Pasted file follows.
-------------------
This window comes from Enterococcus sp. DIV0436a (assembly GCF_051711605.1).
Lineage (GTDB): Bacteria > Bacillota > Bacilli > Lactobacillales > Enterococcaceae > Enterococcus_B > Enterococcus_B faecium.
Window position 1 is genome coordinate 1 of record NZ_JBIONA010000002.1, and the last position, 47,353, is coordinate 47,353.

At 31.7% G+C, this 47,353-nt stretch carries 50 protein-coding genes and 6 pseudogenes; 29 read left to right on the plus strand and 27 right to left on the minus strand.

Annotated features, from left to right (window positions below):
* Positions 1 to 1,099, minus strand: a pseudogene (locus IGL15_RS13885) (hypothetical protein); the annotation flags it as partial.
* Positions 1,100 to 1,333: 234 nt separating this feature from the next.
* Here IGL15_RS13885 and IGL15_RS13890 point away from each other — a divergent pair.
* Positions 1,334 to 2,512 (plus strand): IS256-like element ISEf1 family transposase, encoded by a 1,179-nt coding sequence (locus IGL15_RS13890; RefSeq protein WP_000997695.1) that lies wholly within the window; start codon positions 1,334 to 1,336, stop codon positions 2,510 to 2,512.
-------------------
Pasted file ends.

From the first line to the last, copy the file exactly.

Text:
This window comes from Enterococcus sp. DIV0436a (assembly GCF_051711605.1).
Lineage (GTDB): Bacteria > Bacillota > Bacilli > Lactobacillales > Enterococcaceae > Enterococcus_B > Enterococcus_B faecium.
Window position 1 is genome coordinate 1 of record NZ_JBIONA010000002.1, and the last position, 47,353, is coordinate 47,353.

At 31.7% G+C, this 47,353-nt stretch carries 50 protein-coding genes and 6 pseudogenes; 29 read left to right on the plus strand and 27 right to left on the minus strand.

Annotated features, from left to right (window positions below):
* Positions 1 to 1,099, minus strand: a pseudogene (locus IGL15_RS13885) (hypothetical protein); the annotation flags it as partial.
* Positions 1,100 to 1,333: 234 nt separating this feature from the next.
* Here IGL15_RS13885 and IGL15_RS13890 point away from each other — a divergent pair.
* Positions 1,334 to 2,512 (plus strand): IS256-like element ISEf1 family transposase, encoded by a 1,179-nt coding sequence (locus IGL15_RS13890; RefSeq protein WP_000997695.1) that lies wholly within the window; start codon positions 1,334 to 1,336, stop codon positions 2,510 to 2,512.